Feb. 15 (Bloomberg) -- Former San Diego Mayor Maureen O’Connor was spared prison in a plea deal after taking almost $2.1 million from a charity started by her late husband, Jack in the Box Inc.’s founder, to finance a gambling spree in which she made and then lost more than $1 billion.
The former mayor’s betting streak lasted from 2000 to 2009 in casinos from Las Vegas to Atlantic City, New Jersey, and she misappropriated the funds from the R.P. Foundation to cover her losses, prosecutors said in court filings.
O’Connor, 66, pleaded not guilty yesterday to a charge of money laundering in federal court in San Diego. An agreement with prosecutors will let her avoid incarceration and have the charge dismissed if she repays the charity’s money and completes psychiatric treatment for her gambling addiction in two years, according to court filings.
As one of three trustees of the charity, O’Connor “was specifically prohibited from receiving a benefit from the foundation,” the government said in a court filing. She “turned to the foundation’s assets to both pay her outstanding debts and continue her high-stakes gambling.”
The R.P. Foundation was created by O’Connor’s deceased husband, Robert Peterson, who founded the national fast-food chain and, with other people, set up the charity before his death in 1994, according to court records.
O’Connor, a Democrat, was the city’s first female mayor and served two terms from 1986 to 1992.
The U.S. Attorney’s Office in San Diego said the foundation was designated a nonprofit and dispensed funds to such charities as the City of Hope, the Alzheimer’s Association, Little Wishes Foundation, San Diego Hospice and the John Burton Foundation.
O’Connor reported her winnings and losses to the Internal Revenue Service, according to the court filings.
Assistant U.S. Attorney Phillip Halpern said his office agreed to a so-called deferred prosecution in the case because O’Connor is in poor health and probably wouldn’t have been able to face a trial.
“Two years ago surgeons removed a large tumor from her brain and she has suffered a pulmonary embolism and cognitive impairment since,” Halpern said in a telephone interview. O’Connor appeared to have trouble speaking during the court hearing yesterday and walked with the support of a cane, he said.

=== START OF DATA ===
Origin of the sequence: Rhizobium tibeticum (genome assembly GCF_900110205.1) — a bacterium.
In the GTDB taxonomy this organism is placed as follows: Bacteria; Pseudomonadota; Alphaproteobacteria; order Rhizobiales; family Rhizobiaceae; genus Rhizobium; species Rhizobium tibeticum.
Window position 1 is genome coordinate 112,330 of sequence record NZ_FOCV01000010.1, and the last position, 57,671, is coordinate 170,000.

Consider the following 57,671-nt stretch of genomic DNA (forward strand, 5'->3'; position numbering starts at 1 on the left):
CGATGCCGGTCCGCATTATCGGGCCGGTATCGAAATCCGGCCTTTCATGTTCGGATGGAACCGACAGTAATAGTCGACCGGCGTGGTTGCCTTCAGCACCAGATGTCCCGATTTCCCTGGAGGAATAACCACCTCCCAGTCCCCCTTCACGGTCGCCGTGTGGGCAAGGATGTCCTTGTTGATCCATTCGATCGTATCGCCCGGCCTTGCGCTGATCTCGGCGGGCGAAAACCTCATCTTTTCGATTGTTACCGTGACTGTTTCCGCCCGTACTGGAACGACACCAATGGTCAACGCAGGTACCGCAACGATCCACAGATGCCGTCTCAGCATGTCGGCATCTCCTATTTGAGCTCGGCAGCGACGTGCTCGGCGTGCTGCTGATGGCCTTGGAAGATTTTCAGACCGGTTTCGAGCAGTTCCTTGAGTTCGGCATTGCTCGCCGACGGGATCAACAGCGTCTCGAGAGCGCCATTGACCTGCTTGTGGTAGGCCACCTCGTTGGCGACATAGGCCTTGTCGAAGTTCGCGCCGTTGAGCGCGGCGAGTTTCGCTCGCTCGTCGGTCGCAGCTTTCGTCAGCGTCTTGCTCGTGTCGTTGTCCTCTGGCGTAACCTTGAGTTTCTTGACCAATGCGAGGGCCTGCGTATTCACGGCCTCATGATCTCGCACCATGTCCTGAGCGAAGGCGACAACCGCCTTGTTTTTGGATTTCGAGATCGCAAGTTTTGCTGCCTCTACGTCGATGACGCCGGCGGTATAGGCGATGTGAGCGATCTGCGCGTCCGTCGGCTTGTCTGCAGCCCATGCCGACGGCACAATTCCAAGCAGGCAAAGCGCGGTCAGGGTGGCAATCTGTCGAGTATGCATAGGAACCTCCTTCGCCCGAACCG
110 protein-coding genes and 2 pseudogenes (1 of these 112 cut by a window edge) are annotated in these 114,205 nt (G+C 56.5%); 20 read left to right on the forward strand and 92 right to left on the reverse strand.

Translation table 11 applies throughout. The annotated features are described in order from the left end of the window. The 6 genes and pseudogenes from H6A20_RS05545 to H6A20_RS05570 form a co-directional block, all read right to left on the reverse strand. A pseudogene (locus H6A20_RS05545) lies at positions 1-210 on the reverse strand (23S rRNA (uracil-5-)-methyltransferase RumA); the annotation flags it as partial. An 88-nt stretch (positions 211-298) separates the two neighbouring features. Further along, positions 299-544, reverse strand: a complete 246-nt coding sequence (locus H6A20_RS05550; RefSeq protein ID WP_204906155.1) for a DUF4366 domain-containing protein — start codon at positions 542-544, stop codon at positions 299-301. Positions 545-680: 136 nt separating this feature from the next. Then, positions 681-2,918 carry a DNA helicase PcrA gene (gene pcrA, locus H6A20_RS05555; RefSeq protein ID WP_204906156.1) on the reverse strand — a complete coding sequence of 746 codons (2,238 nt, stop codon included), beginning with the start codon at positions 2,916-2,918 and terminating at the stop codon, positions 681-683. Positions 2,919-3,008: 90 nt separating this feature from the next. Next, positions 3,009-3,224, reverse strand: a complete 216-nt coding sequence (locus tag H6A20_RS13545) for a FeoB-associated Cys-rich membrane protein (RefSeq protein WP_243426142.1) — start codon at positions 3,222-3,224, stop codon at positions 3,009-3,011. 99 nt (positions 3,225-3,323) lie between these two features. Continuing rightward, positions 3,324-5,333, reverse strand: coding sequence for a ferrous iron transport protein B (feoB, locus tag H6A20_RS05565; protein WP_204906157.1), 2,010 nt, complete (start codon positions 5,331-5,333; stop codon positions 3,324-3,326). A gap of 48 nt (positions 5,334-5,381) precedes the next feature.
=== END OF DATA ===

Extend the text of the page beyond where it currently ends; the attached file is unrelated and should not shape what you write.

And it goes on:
“This is a very sad case to see someone fall from as high as she was because of a gambling addiction,” he said. “She came from humble origins to become the first female mayor in San Diego and has a long history of charitable works and other deeds that helped improve this city.”
Halpern said the agreement ensures that the charitable fund, which prosecutors said was left bankrupt by the misappropriations, will be paid back the money.
By early 2008, O’Connor was so in debt to casinos that she liquidated her savings, sold numerous real estate holdings and auctioned valuable personal items. She also obtained second and third mortgages on her personal residence in the tony beachside community of La Jolla, California, according to the court filings.
Even after taking more than $2,088,000 from the R.P. Foundation from September 2008 to March 2009, O’Connor continued her high-stakes gambling and won $100,000 in April 2009 at the Barona Resort & Casino in Lakeside, California, near San Diego, prosecutors said. That same month, the foundation’s bank accounts were closed, according to the filing.
The agreement with prosecutors allows O’Connor to remain free without posting bail or a bond.
The case is U.S. v. O’Connor, 13-00537, U.S. District Court, Southern District of California (San Diego).
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